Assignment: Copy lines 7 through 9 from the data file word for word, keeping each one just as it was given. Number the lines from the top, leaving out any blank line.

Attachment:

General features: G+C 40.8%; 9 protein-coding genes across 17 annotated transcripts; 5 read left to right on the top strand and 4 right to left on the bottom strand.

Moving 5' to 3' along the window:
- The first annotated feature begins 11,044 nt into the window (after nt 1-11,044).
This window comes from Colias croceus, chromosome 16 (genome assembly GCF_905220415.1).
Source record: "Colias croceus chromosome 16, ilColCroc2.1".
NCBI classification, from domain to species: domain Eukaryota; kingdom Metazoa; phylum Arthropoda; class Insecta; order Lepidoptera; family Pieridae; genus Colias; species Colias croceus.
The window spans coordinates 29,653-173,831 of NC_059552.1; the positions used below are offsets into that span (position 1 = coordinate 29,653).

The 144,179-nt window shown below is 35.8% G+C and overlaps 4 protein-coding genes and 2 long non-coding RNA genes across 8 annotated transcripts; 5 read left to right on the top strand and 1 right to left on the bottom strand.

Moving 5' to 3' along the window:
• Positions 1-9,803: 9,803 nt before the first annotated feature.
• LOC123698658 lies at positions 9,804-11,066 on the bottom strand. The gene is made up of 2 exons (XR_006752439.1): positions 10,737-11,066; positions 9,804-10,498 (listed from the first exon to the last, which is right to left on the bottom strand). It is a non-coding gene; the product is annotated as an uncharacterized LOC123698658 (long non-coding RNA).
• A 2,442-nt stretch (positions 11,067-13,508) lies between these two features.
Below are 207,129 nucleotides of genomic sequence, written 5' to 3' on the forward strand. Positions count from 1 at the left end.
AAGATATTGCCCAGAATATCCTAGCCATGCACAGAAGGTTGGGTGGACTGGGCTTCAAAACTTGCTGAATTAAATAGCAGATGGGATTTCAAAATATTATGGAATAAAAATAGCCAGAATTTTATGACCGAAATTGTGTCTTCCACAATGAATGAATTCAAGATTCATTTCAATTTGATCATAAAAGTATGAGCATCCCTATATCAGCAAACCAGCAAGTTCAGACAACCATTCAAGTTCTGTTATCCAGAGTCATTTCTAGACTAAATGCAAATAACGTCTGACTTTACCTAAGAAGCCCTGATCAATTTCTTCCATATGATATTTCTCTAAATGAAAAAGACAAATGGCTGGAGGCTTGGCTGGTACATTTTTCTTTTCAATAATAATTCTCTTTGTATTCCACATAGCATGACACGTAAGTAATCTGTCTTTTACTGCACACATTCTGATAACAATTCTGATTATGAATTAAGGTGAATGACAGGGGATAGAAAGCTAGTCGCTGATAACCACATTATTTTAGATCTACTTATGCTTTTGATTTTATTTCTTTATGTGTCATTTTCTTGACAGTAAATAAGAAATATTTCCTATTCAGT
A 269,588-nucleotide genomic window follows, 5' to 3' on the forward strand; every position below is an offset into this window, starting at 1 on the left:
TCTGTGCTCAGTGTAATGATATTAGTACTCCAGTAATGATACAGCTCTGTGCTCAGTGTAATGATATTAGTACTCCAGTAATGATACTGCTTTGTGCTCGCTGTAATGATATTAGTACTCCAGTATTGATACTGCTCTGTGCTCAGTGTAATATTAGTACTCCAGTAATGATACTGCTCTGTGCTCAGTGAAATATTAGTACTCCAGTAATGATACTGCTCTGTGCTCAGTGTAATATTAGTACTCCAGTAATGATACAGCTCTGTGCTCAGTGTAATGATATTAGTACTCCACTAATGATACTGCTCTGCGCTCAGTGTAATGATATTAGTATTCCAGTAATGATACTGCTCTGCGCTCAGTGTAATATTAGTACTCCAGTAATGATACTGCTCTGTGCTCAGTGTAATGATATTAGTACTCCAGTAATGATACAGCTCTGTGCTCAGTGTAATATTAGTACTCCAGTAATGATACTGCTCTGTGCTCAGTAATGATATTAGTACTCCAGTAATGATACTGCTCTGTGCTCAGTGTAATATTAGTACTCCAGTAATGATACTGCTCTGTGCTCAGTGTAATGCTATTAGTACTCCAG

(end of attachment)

The window spans coordinates 29,653-173,831 of NC_059552.1; the positions used below are offsets into that span (position 1 = coordinate 29,653).

The 144,179-nt window shown below is 35.8% G+C and overlaps 4 protein-coding genes and 2 long non-coding RNA genes across 8 annotated transcripts; 5 read left to right on the top strand and 1 right to left on the bottom strand.

Moving 5' to 3' along the window: